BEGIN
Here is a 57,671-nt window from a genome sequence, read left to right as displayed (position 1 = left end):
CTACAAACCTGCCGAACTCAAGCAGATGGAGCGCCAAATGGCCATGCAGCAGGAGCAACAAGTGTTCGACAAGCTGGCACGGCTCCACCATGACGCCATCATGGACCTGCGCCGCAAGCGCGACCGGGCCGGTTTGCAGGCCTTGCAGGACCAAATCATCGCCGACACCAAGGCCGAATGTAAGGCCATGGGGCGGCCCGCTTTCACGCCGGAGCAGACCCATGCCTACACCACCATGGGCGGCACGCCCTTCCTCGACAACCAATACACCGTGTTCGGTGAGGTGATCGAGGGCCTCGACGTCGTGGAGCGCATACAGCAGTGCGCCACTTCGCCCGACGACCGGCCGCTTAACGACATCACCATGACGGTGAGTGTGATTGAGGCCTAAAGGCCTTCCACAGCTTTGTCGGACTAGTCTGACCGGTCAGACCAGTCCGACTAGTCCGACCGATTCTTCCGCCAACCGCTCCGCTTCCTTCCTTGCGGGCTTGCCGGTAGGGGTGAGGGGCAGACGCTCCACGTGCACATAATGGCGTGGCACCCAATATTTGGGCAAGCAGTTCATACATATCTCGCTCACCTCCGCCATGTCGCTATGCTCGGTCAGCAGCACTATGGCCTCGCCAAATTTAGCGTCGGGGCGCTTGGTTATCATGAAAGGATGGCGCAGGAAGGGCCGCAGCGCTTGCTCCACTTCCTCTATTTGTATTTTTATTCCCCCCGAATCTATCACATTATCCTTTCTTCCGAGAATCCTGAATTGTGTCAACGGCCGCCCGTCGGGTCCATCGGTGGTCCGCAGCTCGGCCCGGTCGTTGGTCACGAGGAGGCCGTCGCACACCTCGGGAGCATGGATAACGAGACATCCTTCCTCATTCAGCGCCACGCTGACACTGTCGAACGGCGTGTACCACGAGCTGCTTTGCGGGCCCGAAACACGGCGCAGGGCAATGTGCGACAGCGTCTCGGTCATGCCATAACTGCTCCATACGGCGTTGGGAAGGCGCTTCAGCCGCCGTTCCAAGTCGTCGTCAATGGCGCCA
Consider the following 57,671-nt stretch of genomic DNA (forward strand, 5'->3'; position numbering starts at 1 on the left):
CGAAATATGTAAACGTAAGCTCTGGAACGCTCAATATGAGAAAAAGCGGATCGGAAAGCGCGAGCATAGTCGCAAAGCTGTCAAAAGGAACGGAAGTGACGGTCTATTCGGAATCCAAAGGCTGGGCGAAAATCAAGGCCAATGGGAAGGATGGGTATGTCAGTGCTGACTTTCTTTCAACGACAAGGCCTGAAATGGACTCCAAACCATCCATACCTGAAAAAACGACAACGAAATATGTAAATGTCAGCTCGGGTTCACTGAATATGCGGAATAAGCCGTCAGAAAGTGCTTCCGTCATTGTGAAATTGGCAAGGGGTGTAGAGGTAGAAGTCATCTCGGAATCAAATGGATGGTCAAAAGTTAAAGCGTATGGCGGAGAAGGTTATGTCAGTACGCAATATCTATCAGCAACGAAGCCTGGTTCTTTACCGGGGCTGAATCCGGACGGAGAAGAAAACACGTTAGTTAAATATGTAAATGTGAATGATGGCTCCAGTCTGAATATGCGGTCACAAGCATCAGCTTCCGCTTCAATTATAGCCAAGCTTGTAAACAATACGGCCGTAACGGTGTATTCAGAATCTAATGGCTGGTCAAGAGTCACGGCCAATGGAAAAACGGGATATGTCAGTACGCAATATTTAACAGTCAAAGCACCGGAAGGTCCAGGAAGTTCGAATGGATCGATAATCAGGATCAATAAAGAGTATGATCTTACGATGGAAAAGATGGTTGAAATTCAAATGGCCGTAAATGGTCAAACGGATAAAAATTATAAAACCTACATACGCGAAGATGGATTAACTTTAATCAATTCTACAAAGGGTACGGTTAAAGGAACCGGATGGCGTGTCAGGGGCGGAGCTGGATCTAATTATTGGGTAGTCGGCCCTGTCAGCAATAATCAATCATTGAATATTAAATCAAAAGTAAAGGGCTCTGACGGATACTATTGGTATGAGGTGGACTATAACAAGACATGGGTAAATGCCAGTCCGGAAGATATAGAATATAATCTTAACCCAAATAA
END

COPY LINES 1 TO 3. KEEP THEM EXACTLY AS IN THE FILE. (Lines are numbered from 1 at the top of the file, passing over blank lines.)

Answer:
Here is a 57,671-nt window from a genome sequence, read left to right as displayed (position 1 = left end):
CTACAAACCTGCCGAACTCAAGCAGATGGAGCGCCAAATGGCCATGCAGCAGGAGCAACAAGTGTTCGACAAGCTGGCACGGCTCCACCATGACGCCATCATGGACCTGCGCCGCAAGCGCGACCGGGCCGGTTTGCAGGCCTTGCAGGACCAAATCATCGCCGACACCAAGGCCGAATGTAAGGCCATGGGGCGGCCCGCTTTCACGCCGGAGCAGACCCATGCCTACACCACCATGGGCGGCACGCCCTTCCTCGACAACCAATACACCGTGTTCGGTGAGGTGATCGAGGGCCTCGACGTCGTGGAGCGCATACAGCAGTGCGCCACTTCGCCCGACGACCGGCCGCTTAACGACATCACCATGACGGTGAGTGTGATTGAGGCCTAAAGGCCTTCCACAGCTTTGTCGGACTAGTCTGACCGGTCAGACCAGTCCGACTAGTCCGACCGATTCTTCCGCCAACCGCTCCGCTTCCTTCCTTGCGGGCTTGCCGGTAGGGGTGAGGGGCAGACGCTCCACGTGCACATAATGGCGTGGCACCCAATATTTGGGCAAGCAGTTCATACATATCTCGCTCACCTCCGCCATGTCGCTATGCTCGGTCAGCAGCACTATGGCCTCGCCAAATTTAGCGTCGGGGCGCTTGGTTATCATGAAAGGATGGCGCAGGAAGGGCCGCAGCGCTTGCTCCACTTCCTCTATTTGTATTTTTATTCCCCCCGAATCTATCACATTATCCTTTCTTCCGAGAATCCTGAATTGTGTCAACGGCCGCCCGTCGGGTCCATCGGTGGTCCGCAGCTCGGCCCGGTCGTTGGTCACGAGGAGGCCGTCGCACACCTCGGGAGCATGGATAACGAGACATCCTTCCTCATTCAGCGCCACGCTGACACTGTCGAACGGCGTGTACCACGAGCTGCTTTGCGGGCCCGAAACACGGCGCAGGGCAATGTGCGACAGCGTCTCGGTCATGCCATAACTGCTCCATACGGCGTTGGGAAGGCGCTTCAGCCGCCGTTCCAAGTCGTCGTCAATGGCGCCA
Consider the following 57,671-nt stretch of genomic DNA (forward strand, 5'->3'; position numbering starts at 1 on the left):